The Final Countdown: Making the Most of Preschoolers' Pick-up Time

Oct 19, 2021 9:00:00 AM / by Amber Lappin

In children’s church, one of the most chaotic parts of the day is pickup time. This can be especially true in early childhood classrooms. As families come to pick up their littles, the whole process can feel like a three-ring circus: grownups trying to get to their children, children crying for their parents, and caregivers trying to make sure that the children go home with the family newsletter, art project, and their own jackets. It can look like a recipe for disaster—but with careful planning and a little preparation, the moments at the end of class can be as much a part of your children’s curriculum as any other part of your day.

If your pick-up time could use a little reworking, but you’re not sure where to start, consider working backward. Where are the trouble spots? What are the easy things you could do right away? Here are five things to consider as you work to make the most out of the last minutes of your day with preschoolers:


  1. Location: Where is your sign-out table? If there is a huge bottleneck there, can you move the table outside the door into a hallway or a courtyard? Many churches find that not allowing parents into the room helps reduce crying and confusion.
  2. Staffing: Make sure you have the right person for the job working the door. A person who can stay vigilant helps keep children from slipping out unnoticed or with the wrong people. This person also can fulfill the critical role of connecting with parents, so it’s a great role for your extroverted volunteers/staff.
  3. Organization: The time to start thinking about pickup time is not just before the parents arrive—it’s before the children even come in the door! Some churches utilize files or cubbies to gather the children’s belongings, handouts, and art projects. Others rely on creative alternatives like numbered clothespins on a line or hanging storage pockets. Whatever you choose, keeping the children’s items in a designated place helps alleviate that last-minute scramble to gather everything while trying to leave.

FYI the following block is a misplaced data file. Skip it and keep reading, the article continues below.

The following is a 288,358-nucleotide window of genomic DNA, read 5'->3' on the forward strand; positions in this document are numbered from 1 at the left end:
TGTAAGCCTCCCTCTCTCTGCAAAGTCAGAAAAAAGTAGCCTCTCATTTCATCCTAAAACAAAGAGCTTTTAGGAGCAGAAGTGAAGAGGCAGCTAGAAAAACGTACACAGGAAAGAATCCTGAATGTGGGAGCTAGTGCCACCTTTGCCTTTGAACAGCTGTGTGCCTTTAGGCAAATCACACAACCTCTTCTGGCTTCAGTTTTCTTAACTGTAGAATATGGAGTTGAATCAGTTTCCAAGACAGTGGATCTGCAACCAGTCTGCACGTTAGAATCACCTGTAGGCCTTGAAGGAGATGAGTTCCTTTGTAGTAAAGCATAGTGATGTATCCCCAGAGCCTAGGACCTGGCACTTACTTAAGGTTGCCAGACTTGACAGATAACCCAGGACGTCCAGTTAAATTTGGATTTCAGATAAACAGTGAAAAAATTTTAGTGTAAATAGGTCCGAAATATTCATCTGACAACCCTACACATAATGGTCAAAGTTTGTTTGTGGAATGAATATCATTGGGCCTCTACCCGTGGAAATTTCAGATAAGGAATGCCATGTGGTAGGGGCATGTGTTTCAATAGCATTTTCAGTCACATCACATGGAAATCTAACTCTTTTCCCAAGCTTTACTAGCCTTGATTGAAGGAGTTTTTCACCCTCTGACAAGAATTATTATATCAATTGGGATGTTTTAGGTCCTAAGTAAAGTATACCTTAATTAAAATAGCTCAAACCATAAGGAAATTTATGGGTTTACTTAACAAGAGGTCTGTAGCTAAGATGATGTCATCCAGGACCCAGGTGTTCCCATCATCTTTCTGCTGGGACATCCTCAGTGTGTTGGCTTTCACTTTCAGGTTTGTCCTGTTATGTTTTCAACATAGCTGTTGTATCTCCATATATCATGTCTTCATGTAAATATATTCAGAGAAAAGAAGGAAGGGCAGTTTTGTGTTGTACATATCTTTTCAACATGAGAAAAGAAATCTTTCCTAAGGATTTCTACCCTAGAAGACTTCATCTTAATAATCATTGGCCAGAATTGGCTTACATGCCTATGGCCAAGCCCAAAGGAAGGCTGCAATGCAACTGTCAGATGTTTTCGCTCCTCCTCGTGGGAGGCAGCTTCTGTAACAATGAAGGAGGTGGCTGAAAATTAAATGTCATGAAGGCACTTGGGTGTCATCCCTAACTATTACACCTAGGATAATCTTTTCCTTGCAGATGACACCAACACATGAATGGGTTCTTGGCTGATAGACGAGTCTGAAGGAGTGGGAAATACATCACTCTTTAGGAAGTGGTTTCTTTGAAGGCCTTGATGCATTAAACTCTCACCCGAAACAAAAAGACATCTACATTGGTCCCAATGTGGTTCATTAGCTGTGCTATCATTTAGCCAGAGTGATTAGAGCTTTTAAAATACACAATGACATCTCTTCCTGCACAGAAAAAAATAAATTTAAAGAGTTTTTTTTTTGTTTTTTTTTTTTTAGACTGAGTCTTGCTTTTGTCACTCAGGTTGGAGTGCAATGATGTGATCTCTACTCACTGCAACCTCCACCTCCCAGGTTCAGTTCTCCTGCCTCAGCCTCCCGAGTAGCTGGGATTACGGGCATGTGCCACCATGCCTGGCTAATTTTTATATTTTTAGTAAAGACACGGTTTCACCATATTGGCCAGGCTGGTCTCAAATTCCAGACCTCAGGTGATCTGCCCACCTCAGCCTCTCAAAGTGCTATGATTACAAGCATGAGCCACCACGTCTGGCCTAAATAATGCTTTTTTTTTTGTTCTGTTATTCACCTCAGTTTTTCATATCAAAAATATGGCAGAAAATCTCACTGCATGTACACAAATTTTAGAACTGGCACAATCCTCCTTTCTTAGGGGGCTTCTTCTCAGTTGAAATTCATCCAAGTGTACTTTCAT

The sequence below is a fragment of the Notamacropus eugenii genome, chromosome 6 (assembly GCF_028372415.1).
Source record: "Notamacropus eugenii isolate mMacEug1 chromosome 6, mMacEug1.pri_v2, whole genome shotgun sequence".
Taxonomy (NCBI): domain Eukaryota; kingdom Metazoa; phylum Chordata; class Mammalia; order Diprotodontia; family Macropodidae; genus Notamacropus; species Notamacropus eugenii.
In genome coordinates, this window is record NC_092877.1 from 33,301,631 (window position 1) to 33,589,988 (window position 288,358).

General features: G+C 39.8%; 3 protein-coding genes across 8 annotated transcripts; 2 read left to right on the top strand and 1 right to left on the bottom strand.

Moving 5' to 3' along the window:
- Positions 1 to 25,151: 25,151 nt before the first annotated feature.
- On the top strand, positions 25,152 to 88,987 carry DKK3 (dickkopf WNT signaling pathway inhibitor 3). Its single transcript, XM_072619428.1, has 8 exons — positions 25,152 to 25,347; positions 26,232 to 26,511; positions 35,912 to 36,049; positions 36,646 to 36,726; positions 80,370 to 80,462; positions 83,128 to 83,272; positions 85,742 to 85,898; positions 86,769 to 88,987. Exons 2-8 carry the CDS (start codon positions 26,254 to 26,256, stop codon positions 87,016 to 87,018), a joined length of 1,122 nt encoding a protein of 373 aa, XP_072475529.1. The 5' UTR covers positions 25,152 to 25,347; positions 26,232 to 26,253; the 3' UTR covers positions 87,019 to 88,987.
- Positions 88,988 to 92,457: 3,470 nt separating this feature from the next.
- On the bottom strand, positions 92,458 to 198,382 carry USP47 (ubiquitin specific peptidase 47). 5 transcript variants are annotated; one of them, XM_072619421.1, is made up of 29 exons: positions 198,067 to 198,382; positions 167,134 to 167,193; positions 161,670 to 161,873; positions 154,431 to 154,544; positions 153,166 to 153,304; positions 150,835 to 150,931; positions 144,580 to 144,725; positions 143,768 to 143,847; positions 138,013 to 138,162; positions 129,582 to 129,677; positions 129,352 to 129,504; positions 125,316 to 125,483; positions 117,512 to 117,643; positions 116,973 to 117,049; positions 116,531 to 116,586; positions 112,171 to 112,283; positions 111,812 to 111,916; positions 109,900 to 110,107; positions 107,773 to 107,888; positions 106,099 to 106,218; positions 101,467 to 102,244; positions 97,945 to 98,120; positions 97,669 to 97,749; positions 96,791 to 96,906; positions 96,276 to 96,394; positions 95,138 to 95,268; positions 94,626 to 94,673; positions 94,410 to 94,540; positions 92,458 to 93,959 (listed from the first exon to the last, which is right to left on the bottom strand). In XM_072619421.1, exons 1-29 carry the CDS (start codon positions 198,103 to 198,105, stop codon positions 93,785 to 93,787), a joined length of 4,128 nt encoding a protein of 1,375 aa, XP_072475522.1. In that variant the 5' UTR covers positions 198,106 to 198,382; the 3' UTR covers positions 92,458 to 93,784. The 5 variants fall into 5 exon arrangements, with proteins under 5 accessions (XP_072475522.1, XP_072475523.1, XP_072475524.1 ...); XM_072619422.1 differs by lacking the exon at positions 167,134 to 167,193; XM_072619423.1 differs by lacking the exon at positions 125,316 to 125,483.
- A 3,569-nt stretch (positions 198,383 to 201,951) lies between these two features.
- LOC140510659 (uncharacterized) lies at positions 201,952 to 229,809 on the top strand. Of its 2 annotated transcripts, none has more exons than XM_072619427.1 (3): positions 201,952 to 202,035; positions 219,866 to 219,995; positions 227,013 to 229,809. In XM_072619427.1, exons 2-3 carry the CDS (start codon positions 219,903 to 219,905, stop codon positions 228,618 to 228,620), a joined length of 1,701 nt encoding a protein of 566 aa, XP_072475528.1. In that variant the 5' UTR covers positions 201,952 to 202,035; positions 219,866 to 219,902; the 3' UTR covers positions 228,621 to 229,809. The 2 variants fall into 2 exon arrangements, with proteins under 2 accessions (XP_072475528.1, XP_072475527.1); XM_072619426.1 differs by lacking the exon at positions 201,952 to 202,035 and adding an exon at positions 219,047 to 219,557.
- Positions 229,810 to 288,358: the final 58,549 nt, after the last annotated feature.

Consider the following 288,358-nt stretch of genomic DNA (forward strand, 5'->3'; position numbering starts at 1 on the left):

4. Activities: Commonly, the schedule for children’s church plans for all the most exciting activities to be done at the beginning of class, and then allows for less structured activities at the end. The issues with this are many: a) children are harder to round up to go home, b) parents get the wrong impression that their children were “just playing” the entire time, and c) the volunteers are left with a room full of toys to put away by themselves. Instead, try enlisting the children to clean up about 10 minutes before pick-up time and then engaging in an activity that doesn’t involve materials (like reviewing the story with the help of a hand puppet). Pro tip: Have the children face away from the exit—this prevents that “where is MY mommy?” anxiety that crops up with preschoolers when they’re just watching the door.
  5. Perspective: Remembering that ministry is still happening in the final minutes of children’s church is a good motivator to invest the time it takes to make sure pick-up time goes as smoothly as possible. A safe, organized, drama-free goodbye increases parents’ trust in our capability to care for their children, helps children to feel safer to come back next time, and can help avoid burnout in your volunteers.

Topics: Early Childhood Ministry

Amber Lappin

Written by Amber Lappin

Amber Lappin, M.Ed., is a speaker and writer with three decades of experience in early childhood development and children’s ministry. She works as a professor in the School of Education & Teacher Prep at Riverside City College. Amber enjoys her small farm in Southern California with her husband of 30 years, Jason. They have three adult children and an ever-growing assortment of weirdo animals.


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